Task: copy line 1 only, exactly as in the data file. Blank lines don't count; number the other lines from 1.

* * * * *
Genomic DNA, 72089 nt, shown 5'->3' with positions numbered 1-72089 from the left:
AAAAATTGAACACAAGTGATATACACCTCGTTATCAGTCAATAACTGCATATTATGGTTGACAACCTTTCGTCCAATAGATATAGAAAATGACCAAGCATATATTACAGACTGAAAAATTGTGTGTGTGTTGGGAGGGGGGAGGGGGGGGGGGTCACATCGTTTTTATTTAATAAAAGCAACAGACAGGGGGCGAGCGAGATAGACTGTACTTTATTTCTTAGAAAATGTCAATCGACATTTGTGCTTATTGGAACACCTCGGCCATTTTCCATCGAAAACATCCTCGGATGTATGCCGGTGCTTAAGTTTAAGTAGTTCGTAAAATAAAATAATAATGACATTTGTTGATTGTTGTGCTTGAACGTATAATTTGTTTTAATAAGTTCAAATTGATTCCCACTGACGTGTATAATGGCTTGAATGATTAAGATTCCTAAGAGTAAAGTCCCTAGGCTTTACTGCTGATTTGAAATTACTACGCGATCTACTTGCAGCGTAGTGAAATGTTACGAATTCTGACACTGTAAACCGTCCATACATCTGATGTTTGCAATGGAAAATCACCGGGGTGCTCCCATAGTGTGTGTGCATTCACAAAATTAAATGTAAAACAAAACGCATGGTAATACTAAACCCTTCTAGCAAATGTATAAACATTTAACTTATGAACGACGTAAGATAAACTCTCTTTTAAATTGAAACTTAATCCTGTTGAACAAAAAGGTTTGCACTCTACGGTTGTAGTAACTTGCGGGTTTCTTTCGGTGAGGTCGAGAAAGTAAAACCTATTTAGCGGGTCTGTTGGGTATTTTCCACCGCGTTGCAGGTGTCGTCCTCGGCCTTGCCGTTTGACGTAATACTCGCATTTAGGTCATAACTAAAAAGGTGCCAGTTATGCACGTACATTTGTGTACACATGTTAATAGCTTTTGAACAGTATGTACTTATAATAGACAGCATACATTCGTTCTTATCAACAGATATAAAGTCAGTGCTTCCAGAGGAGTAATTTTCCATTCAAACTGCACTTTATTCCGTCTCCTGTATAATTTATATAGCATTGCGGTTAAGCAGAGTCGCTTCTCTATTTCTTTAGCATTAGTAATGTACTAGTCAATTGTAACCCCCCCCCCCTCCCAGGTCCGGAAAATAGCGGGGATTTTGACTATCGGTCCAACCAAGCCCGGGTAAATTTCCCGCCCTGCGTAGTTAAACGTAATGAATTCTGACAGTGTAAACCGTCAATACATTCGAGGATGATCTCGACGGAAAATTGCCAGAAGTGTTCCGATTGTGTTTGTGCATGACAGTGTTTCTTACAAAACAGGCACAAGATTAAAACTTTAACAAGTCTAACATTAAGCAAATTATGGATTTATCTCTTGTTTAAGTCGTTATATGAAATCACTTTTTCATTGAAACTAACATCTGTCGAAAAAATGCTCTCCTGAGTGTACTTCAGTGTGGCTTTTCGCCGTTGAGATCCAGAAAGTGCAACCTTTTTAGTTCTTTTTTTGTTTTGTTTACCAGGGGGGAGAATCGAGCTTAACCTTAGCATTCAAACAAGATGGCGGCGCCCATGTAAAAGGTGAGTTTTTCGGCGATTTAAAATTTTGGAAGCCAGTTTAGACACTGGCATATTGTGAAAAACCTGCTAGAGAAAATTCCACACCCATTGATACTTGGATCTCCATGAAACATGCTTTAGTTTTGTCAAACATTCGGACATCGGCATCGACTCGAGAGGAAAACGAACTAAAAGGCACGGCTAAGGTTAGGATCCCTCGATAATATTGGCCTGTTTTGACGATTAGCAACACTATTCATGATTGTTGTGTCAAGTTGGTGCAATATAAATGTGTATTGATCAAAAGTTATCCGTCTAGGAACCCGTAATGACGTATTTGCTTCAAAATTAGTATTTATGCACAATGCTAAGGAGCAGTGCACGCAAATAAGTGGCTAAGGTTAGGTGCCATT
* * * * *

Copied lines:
Genomic DNA, 72089 nt, shown 5'->3' with positions numbered 1-72089 from the left: